As the days grow slightly longer, and with my Welsh Castle Wander in mind, I’m trying to undertake a few 10-or-more mile walks. Of course, if I can make them coincide with some form of medieval theme, I will. I love to wander across the countryside, far from the madding crowd, where you can really feel a connection with the past. There’s something quite magical about actually travelling somewhere on foot: to have a starting point and a destination. After all, that’s how most people got about in the Middle Ages. I find it gives a totally different perspective on an area you’d normally only see from the road, and you can discover so much more about the land and its history. You feel a part of it. And a part of then.
So yesterday the journey of choice was from Fawsley Church in Northamptonshire to my mum’s home near Banbury. It took in two deserted medieval villages and their solitary churches, and some lovely views.
The Church of St Mary stands alone in an elevated position on the Fawsley Estate, but it was once the centre of a bustling village, lost over time to sheep farming, landscaping and the building of the nearby Tudor manor, now a country hotel. Fawsley seems to have been a thriving community in 13th Century, as is shown by Henry III granting it a Market Charter in 1244, but its fortunes declined after the arrival of the powerful Knightley family in 1416. They were great sheep farmers, so they enclosed the lands and the subsequent depopulation of the village became such that by 1524 only 7 people were listed as paying subsidy to Henry VIII. It made the Knightleys pretty unpopular.
The effigies of Sir Richard Knightley and his wife on their splendid alabaster tomb
Inside the church are some interesting finds. A superb, free-standing alabaster tomb of Sir Richard Knightley, who fought with the Lancastrians at the Battle of Bosworth in 1485 and lived on until well into Henry VIII’s reign, stands by the south aisle, and behind this is the high-sided Knightley pew, designed to hide the family from the rest of the congregation. However, its position meant that they couldn’t see what the priest was doing at the altar, so they had a ‘squint’ (a big square hole!) put into the south wall of the chancel so they could see what was going on.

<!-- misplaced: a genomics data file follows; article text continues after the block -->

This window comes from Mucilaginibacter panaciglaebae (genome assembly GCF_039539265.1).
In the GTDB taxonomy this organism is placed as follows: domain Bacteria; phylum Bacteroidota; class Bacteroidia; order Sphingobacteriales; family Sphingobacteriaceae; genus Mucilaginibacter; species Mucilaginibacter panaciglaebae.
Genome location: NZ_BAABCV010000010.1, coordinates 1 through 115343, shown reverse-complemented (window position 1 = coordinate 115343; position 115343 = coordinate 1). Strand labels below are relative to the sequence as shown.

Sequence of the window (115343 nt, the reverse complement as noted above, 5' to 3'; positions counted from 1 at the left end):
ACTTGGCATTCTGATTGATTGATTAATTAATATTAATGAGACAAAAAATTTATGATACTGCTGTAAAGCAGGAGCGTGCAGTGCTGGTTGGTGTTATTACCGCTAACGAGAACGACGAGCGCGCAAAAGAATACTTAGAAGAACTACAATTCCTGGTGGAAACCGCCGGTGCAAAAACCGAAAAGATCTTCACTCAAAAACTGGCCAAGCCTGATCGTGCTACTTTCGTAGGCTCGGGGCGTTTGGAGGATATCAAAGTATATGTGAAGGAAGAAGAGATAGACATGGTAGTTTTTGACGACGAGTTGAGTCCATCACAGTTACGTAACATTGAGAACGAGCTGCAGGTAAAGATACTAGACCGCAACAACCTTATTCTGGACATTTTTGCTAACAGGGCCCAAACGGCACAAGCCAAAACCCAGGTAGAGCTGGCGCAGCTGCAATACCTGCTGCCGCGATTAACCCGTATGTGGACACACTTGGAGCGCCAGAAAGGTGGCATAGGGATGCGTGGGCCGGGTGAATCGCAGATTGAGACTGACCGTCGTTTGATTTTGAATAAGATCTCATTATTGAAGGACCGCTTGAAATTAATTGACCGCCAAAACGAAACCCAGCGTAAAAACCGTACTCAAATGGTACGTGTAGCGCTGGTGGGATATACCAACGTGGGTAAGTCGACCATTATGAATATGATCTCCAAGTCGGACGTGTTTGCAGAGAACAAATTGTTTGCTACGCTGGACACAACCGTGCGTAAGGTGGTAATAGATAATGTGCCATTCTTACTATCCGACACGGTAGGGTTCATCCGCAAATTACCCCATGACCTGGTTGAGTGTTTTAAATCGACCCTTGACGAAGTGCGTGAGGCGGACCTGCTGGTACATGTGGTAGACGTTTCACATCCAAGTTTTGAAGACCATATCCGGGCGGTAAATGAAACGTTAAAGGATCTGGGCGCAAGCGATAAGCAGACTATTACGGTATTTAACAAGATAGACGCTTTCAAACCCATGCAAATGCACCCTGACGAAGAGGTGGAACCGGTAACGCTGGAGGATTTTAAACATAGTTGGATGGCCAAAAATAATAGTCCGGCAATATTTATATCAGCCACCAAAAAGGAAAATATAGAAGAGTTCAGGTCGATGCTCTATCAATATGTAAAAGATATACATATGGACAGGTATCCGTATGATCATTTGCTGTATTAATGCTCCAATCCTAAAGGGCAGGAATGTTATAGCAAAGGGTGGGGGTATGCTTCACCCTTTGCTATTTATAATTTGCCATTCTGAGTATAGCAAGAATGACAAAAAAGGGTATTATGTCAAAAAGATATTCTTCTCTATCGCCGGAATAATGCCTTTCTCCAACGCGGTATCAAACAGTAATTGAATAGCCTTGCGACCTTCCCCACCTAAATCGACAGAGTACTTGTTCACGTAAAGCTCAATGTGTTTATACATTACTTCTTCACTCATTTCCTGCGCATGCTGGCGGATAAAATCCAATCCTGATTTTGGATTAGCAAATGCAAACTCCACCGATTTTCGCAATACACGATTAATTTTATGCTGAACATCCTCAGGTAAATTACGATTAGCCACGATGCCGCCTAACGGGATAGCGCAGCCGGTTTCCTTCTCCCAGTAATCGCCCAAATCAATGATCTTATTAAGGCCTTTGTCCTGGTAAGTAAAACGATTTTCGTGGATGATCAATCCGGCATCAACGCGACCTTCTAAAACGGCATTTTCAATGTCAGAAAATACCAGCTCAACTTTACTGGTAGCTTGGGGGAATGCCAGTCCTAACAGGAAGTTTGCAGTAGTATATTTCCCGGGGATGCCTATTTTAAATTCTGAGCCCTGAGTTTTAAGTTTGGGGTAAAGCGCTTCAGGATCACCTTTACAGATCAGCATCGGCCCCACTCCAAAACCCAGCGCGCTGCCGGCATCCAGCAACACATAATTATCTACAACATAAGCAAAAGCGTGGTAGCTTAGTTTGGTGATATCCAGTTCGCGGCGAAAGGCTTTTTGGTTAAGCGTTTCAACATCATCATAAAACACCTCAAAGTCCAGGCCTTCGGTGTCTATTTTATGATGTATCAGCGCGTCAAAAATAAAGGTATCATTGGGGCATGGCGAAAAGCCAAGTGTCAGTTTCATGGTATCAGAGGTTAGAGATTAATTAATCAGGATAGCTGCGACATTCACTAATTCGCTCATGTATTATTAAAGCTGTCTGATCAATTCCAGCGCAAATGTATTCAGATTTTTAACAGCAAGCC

Away across fields and through the odd spinney, we came to another deserted medieval village, Church Charwelton. This seems to have followed a similar story to Fawsley, with the Andrews family keeping 1200 animals by 1539. There remains a spectral presence in the landscape here, beside the lonely church, with the tell-tale ‘lumps and bumps’ of the former settlement’s earthworks still prominent. It’s quite haunting to wander in the footsteps of these ancient villagers, and I could almost hear their voices.
Remnants in the earth of the deserted Charwelton with its church looking on
Onwards through ever quiet rolling landscape, and soon it was time for a welcome stop at a pub in the very un-deserted village of Eydon. I always seem to gain a massive energy boost if I stop half way through a long walk for a huge glass of wine! With that gorgeous wood burning stove I could have happily settled down there for the rest of the afternoon, but there was a fair distance still to go.
Time to refuel
The last leg
Crossing a babbling stream
It wasn’t their fault the villagers were turfed off the land…
The remainder of the walk took us across a landscape that soon, sadly, will be less peaceful and undisturbed when it falls victim to HS2, which will cut straight through this green and pleasant land. The madness of modernity strikes again. But for now, it’s a tonic to stroll across green fields and running streams, before the last climb uphill to Thorpe Mandeville and the promise of hot tea and my mum’s warm cheese scones.